The Coal Authority has invested in a unique mobile chemical dosing trailer to help in its work to protect and enhance the environment.
The off-grid system, which can be monitored and operated remotely, will be used while we carry out essential work at our 76 mine water treatment schemes across the UK.
For most of the year the innovative unit will be powered entirely by its 4 solar panels, but in poor weather conditions the 5.12kW lithium-ion battery will require supplementary charging every 2 to 3 days by a small, portable, petrol-powered generator. However, this charge cycle only takes 1 to 2 hours, so manual intervention is minimal.
Andrew Hargreaves, our operations contract service manager, said:
Most of our schemes are working principally to remove dissolved iron from the mine water. They are ‘passive’, which means they use natural means such as aeration cascades to oxidise the iron – converting ferrous iron to ferric iron – and then settling lagoons and reed beds to remove the particulate ferric iron.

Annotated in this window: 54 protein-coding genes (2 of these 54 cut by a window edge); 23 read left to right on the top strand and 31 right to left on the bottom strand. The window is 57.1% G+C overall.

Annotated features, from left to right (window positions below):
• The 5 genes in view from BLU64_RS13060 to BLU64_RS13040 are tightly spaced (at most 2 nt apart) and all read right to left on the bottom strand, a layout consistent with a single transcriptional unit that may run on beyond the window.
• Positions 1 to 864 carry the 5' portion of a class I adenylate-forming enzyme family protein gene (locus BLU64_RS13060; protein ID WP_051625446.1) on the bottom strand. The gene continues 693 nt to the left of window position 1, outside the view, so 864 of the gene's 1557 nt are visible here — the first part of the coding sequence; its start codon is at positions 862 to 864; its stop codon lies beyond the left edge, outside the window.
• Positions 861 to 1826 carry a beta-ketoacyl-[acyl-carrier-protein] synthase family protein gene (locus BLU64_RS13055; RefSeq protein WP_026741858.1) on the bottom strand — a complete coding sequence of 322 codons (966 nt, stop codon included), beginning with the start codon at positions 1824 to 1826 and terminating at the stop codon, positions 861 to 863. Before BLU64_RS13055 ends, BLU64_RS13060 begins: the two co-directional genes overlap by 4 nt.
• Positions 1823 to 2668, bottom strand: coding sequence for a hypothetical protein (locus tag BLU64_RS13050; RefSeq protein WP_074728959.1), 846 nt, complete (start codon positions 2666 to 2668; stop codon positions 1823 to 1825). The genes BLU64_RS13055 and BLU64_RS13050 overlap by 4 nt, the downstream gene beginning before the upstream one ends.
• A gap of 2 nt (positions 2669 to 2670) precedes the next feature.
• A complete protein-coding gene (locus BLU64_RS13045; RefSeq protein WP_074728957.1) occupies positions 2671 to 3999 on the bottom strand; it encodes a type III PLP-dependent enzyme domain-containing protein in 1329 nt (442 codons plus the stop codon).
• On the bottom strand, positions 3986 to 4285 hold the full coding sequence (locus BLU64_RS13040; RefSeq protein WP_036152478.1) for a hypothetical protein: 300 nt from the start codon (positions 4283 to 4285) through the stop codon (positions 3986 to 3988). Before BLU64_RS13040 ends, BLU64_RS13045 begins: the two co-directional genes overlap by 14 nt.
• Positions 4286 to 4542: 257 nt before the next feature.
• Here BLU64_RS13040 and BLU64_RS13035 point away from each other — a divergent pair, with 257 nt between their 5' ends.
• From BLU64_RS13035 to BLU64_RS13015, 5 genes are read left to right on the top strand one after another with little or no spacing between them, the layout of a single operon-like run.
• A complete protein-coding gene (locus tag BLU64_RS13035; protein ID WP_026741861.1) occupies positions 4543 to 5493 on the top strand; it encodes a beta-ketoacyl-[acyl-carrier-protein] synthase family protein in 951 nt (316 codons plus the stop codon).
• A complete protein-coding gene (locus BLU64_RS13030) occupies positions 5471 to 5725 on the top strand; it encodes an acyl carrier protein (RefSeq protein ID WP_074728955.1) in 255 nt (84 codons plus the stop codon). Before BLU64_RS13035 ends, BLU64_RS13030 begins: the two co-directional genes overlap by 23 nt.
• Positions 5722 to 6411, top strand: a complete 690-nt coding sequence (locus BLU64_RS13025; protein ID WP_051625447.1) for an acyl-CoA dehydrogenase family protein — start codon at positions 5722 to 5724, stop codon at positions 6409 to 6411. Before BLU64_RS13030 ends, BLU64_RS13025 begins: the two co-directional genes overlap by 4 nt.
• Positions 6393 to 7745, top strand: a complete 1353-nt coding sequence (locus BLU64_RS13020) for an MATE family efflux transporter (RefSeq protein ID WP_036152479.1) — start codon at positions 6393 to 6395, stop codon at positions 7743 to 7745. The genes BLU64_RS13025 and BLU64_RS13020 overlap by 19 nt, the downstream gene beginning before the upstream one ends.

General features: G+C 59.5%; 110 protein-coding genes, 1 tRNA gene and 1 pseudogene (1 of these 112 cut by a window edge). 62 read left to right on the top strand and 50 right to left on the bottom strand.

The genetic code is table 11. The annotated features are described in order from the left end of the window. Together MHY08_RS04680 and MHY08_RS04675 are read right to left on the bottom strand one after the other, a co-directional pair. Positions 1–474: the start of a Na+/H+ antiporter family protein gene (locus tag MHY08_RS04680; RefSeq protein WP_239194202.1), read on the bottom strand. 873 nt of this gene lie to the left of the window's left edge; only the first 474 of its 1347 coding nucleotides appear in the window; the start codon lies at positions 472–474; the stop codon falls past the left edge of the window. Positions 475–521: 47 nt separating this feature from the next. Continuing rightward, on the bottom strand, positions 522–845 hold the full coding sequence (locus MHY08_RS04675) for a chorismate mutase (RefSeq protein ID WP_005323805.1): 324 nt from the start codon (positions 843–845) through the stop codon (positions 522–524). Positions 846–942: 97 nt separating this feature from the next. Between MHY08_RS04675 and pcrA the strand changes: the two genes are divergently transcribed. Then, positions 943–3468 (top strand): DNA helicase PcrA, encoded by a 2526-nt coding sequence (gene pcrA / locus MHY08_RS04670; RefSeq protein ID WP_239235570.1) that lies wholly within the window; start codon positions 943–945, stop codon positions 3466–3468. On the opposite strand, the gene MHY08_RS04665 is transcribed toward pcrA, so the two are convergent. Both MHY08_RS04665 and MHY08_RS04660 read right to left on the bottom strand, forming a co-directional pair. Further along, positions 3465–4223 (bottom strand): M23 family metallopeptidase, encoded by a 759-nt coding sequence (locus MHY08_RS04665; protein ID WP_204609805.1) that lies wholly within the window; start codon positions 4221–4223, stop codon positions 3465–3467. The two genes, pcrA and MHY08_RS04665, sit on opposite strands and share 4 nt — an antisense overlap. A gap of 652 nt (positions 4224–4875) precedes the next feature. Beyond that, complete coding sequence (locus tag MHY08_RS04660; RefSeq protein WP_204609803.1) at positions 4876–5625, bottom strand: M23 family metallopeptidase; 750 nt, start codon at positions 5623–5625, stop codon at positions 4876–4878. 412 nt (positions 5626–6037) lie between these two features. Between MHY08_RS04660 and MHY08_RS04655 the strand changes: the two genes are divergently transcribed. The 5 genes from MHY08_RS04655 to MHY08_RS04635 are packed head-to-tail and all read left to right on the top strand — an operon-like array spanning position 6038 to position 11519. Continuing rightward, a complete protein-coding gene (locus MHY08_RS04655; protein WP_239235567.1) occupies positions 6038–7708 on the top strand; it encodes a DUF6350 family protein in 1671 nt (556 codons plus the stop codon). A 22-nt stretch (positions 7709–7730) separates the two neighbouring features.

To ensure they continue to operate as efficiently as possible, routine maintenance such as cutting back the reeds or removing ‘ochre’ iron deposits is critical. However, while this work is carried out it can temporarily reduce their capacity to clean the water.
As a short-term solution we sometimes need to bring in chemical dosing, or ‘active’ treatment, adding hydrogen peroxide to ensure we continue to meet discharge consents. In the past we have used mobile dosing units, but these are typically based in shipping containers which also require generators and fuel bowsers to power them.
By their very nature, our mine water treatment sites can be very remote and inaccessible, so we’ve developed this small, mobile system, with specialists Leada Engineering Ltd and our contractor Severn Trent Services, to enable us to dose whenever and wherever needed. The unit has on-board chemical storage as well, sufficient for 7 days’ dosing at average dose rates.
This trailer also gives us the ability to make an emergency response to an acid-flush event, which is where an existing mine water discharge suddenly and unpredictably exhibits a rapid and significant decrease in pH, which can be sustained for weeks or even months.
These situations require the addition of an alkaline chemical to increase the pH and restore treatment, so the system has been designed to be multifunctional and – following appropriate safety procedures for chemical changeover – it can also dose sodium hydroxide.